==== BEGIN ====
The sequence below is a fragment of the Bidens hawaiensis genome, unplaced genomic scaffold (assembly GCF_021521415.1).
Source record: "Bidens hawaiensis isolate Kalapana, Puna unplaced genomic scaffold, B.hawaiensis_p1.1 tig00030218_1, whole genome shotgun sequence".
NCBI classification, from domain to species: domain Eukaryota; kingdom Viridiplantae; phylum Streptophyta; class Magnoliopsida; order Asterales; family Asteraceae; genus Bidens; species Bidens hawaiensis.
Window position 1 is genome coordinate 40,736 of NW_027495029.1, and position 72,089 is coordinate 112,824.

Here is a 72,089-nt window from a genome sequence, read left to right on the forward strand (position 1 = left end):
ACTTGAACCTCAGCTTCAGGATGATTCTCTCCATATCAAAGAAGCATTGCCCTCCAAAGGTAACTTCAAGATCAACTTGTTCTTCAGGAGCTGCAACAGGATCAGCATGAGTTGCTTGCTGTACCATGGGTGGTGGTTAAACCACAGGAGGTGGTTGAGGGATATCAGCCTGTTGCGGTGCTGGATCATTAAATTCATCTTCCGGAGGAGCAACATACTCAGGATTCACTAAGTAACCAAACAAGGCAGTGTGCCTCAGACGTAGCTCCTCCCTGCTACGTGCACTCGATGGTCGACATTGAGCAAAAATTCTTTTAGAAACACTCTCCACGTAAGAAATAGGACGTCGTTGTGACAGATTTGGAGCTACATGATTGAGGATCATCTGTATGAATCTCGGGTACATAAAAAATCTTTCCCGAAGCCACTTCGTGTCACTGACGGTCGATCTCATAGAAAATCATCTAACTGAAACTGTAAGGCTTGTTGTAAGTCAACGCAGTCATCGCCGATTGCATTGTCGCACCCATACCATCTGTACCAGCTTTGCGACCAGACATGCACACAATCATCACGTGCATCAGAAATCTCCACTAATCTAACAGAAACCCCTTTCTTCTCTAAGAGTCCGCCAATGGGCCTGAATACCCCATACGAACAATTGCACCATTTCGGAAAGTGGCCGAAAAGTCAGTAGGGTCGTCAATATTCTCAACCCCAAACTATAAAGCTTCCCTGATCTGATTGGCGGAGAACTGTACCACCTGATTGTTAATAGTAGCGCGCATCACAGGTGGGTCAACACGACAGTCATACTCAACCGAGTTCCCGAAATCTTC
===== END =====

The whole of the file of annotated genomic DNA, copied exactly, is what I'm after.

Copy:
The sequence below is a fragment of the Bidens hawaiensis genome, unplaced genomic scaffold (assembly GCF_021521415.1).
Source record: "Bidens hawaiensis isolate Kalapana, Puna unplaced genomic scaffold, B.hawaiensis_p1.1 tig00030218_1, whole genome shotgun sequence".
NCBI classification, from domain to species: domain Eukaryota; kingdom Viridiplantae; phylum Streptophyta; class Magnoliopsida; order Asterales; family Asteraceae; genus Bidens; species Bidens hawaiensis.
Window position 1 is genome coordinate 40,736 of NW_027495029.1, and position 72,089 is coordinate 112,824.

Here is a 72,089-nt window from a genome sequence, read left to right on the forward strand (position 1 = left end):
ACTTGAACCTCAGCTTCAGGATGATTCTCTCCATATCAAAGAAGCATTGCCCTCCAAAGGTAACTTCAAGATCAACTTGTTCTTCAGGAGCTGCAACAGGATCAGCATGAGTTGCTTGCTGTACCATGGGTGGTGGTTAAACCACAGGAGGTGGTTGAGGGATATCAGCCTGTTGCGGTGCTGGATCATTAAATTCATCTTCCGGAGGAGCAACATACTCAGGATTCACTAAGTAACCAAACAAGGCAGTGTGCCTCAGACGTAGCTCCTCCCTGCTACGTGCACTCGATGGTCGACATTGAGCAAAAATTCTTTTAGAAACACTCTCCACGTAAGAAATAGGACGTCGTTGTGACAGATTTGGAGCTACATGATTGAGGATCATCTGTATGAATCTCGGGTACATAAAAAATCTTTCCCGAAGCCACTTCGTGTCACTGACGGTCGATCTCATAGAAAATCATCTAACTGAAACTGTAAGGCTTGTTGTAAGTCAACGCAGTCATCGCCGATTGCATTGTCGCACCCATACCATCTGTACCAGCTTTGCGACCAGACATGCACACAATCATCACGTGCATCAGAAATCTCCACTAATCTAACAGAAACCCCTTTCTTCTCTAAGAGTCCGCCAATGGGCCTGAATACCCCATACGAACAATTGCACCATTTCGGAAAGTGGCCGAAAAGTCAGTAGGGTCGTCAATATTCTCAACCCCAAACTATAAAGCTTCCCTGATCTGATTGGCGGAGAACTGTACCACCTGATTGTTAATAGTAGCGCGCATCACAGGTGGGTCAACACGACAGTCATACTCAACCGAGTTCCCGAAATCTTC